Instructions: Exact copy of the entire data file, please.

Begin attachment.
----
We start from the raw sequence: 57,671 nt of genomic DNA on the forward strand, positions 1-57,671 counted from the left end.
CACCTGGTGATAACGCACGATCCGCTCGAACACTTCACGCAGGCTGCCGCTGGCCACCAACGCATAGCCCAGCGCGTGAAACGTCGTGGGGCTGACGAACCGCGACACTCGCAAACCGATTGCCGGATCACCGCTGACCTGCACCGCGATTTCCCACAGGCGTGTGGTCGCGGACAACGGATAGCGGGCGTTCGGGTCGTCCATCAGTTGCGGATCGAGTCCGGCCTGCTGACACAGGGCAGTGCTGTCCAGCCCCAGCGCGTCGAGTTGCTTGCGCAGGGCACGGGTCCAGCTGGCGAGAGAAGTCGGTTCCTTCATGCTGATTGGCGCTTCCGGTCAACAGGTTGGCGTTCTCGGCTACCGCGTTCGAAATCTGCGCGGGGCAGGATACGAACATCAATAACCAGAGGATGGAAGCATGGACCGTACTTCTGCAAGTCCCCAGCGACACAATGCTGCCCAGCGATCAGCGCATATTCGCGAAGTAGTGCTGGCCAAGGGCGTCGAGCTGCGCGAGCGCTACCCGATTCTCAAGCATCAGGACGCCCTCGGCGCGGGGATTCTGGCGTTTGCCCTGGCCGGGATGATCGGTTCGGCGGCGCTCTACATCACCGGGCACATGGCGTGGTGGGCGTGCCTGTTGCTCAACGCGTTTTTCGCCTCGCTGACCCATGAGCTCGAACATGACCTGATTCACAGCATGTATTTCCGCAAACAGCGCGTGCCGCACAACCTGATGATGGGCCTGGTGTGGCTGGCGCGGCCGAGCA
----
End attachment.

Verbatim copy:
We start from the raw sequence: 57,671 nt of genomic DNA on the forward strand, positions 1-57,671 counted from the left end.
CACCTGGTGATAACGCACGATCCGCTCGAACACTTCACGCAGGCTGCCGCTGGCCACCAACGCATAGCCCAGCGCGTGAAACGTCGTGGGGCTGACGAACCGCGACACTCGCAAACCGATTGCCGGATCACCGCTGACCTGCACCGCGATTTCCCACAGGCGTGTGGTCGCGGACAACGGATAGCGGGCGTTCGGGTCGTCCATCAGTTGCGGATCGAGTCCGGCCTGCTGACACAGGGCAGTGCTGTCCAGCCCCAGCGCGTCGAGTTGCTTGCGCAGGGCACGGGTCCAGCTGGCGAGAGAAGTCGGTTCCTTCATGCTGATTGGCGCTTCCGGTCAACAGGTTGGCGTTCTCGGCTACCGCGTTCGAAATCTGCGCGGGGCAGGATACGAACATCAATAACCAGAGGATGGAAGCATGGACCGTACTTCTGCAAGTCCCCAGCGACACAATGCTGCCCAGCGATCAGCGCATATTCGCGAAGTAGTGCTGGCCAAGGGCGTCGAGCTGCGCGAGCGCTACCCGATTCTCAAGCATCAGGACGCCCTCGGCGCGGGGATTCTGGCGTTTGCCCTGGCCGGGATGATCGGTTCGGCGGCGCTCTACATCACCGGGCACATGGCGTGGTGGGCGTGCCTGTTGCTCAACGCGTTTTTCGCCTCGCTGACCCATGAGCTCGAACATGACCTGATTCACAGCATGTATTTCCGCAAACAGCGCGTGCCGCACAACCTGATGATGGGCCTGGTGTGGCTGGCGCGGCCGAGCA